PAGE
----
We appreciate the enormity of the mission your Task Force has undertaken to help the auto industry. However, we are concerned the reduction of dealerships, at a time when the national unemployment rate is rising, is counterproductive policy. We respectfully request that the Auto Task Force urge the companies to provide more transparency and justification on forced dealership closures, revisit their decision and consider the damaging effects on local communities.
Sincerely,

John Hall Daniel B. Maffei
Member of Congress Member of Congress

Christopher Lee Chris Van Hollen
Member of Congress Member of Congress

Betty McCollum Alan Grayson
Member of Congress Member of Congress

Michael E. McMahon Sue Wilkins Myrick
Member of Congress Member of Congress

Mark H. Schauer Leonard Lance
Member of Congress Member of Congress

Dan Burton Suzanne M. Kosmas
Member of Congress Member of Congress

Marcia L. Fudge Joe Courtney
Member of Congress Member of Congress

Mary Jo Kilroy Peter Welch
Member of Congress Member of Congress

Chet Edwards Eric J.J Massa
Member of Congress Member of Congress

Carolyn B. Maloney Gene Green
Member of Congress Member of Congress

Joseph Crowley Michael Michaud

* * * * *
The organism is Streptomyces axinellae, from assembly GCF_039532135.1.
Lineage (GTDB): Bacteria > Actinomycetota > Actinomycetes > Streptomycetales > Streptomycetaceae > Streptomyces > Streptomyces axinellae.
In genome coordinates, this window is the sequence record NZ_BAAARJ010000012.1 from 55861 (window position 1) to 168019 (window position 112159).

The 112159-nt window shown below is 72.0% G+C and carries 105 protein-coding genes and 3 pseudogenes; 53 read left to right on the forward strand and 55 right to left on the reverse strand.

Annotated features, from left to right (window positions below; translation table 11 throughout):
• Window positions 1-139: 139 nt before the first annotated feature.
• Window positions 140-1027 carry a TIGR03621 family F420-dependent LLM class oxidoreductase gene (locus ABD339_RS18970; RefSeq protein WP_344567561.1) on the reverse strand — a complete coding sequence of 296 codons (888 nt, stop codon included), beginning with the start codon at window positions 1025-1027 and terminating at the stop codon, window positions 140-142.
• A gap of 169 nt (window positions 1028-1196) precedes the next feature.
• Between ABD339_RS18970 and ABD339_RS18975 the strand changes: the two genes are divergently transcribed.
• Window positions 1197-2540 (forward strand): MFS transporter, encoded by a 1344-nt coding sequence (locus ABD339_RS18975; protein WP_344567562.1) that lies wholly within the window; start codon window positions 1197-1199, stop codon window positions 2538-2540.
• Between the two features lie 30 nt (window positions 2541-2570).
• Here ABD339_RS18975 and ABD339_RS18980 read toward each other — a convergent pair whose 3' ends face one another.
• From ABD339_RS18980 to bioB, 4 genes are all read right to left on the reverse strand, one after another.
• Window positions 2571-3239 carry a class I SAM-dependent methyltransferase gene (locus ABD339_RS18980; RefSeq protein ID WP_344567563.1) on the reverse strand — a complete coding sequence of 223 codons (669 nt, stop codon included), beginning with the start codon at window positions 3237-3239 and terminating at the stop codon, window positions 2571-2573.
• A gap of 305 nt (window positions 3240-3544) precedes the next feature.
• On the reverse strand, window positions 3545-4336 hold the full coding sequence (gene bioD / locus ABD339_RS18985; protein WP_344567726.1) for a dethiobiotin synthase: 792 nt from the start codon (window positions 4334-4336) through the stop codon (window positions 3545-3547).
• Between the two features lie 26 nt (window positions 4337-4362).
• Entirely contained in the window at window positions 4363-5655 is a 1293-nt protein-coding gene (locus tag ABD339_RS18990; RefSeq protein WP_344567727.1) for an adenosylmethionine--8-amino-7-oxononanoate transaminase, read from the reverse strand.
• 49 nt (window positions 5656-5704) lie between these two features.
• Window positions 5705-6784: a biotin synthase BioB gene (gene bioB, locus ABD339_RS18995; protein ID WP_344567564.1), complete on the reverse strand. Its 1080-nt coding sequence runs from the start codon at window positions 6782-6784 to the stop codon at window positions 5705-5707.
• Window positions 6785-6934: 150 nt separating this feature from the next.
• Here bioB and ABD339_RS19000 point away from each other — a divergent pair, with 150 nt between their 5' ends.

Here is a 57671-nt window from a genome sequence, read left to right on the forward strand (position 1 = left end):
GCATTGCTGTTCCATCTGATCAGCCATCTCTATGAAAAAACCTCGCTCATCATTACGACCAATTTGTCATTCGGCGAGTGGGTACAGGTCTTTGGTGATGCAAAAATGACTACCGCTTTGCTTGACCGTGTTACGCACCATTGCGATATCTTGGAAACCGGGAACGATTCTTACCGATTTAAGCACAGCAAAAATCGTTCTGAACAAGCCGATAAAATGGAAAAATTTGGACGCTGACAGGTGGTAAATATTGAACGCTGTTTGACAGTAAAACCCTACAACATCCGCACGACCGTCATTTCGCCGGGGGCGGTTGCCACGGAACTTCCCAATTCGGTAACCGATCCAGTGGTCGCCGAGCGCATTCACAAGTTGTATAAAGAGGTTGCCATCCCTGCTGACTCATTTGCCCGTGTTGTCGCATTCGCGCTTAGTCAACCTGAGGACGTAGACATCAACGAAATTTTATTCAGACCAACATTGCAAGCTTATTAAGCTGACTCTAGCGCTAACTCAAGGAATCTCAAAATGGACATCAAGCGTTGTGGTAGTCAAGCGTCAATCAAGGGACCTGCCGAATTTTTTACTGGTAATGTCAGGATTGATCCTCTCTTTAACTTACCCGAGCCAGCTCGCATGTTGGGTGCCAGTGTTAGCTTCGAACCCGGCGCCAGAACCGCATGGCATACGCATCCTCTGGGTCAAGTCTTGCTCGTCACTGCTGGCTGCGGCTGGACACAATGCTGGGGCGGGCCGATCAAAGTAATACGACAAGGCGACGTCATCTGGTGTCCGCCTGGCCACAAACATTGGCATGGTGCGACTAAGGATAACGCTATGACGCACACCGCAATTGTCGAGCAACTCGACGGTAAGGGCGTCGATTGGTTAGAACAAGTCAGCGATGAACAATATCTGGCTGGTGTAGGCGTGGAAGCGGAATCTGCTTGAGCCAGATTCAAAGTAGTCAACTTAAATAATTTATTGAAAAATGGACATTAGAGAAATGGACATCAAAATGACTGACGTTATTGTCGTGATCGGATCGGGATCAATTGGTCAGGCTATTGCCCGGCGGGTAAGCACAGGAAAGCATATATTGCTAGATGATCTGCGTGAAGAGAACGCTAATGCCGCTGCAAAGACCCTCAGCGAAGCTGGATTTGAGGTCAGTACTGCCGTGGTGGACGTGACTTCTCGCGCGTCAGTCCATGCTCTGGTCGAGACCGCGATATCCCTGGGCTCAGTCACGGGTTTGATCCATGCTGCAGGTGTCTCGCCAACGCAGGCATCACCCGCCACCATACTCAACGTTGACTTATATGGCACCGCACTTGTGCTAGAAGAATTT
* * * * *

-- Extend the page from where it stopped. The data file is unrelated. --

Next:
Member of Congress Member of Congress

Bill Posey David Scott
Member of Congress Member of Congress

Neil Abercrombie Tom Perriello
Member of Congress Member of Congress

Earl Pomeroy Artur Davis
Member of Congress Member of Congress

Mike D. Rogers Ron Klein
Member of Congress Member of Congress

Jo Ann Emerson Erik Paulson

Paul C. Broun Bill Pascrell, Jr.
Member of Congress Member of Congress

John M. McHugh Ben Ray Lujan
Member of Congress Member of Congress

Michael Simpson Brian Higgins
Member of Congress Member of Congress

Charles A. Wilson Loretta Sanchez
Member of Congress Member of Congress

Joe Baca Michael Arcuri
Member of Congress Member of Congress

Bobby Bright Steve Kagen
Member of Congress Member of Congress

Stephan Lynch Timothy J. Walz
Member of Congress Member of Congress

Parker Griffith Andre Carson
Member of Congress Member of Congress

Paul Hodes Ron Kind
Member of Congress Member of Congress

Frank Pallone, Jr. Aaron Schock
Member of Congress Member of Congress

David Wu Robert B. Aderholt
Member of Congress Member of Congress

Todd W. Akin Jim Gerlach
Member of Congress Member of Congress

Blaine Luetkemeyer Adam Schiff
Member of Congress Member of Congress

Peter Hoekstra Dina Titus
Member of Congress Member of Congress

David Loebsack Corrine Brown
Member of Congress Member of Congress

Bill Foster Doc Hasting
Member of Congress Member of Congress

Jo Bonner John Shimkus
Member of Congress Member of Congress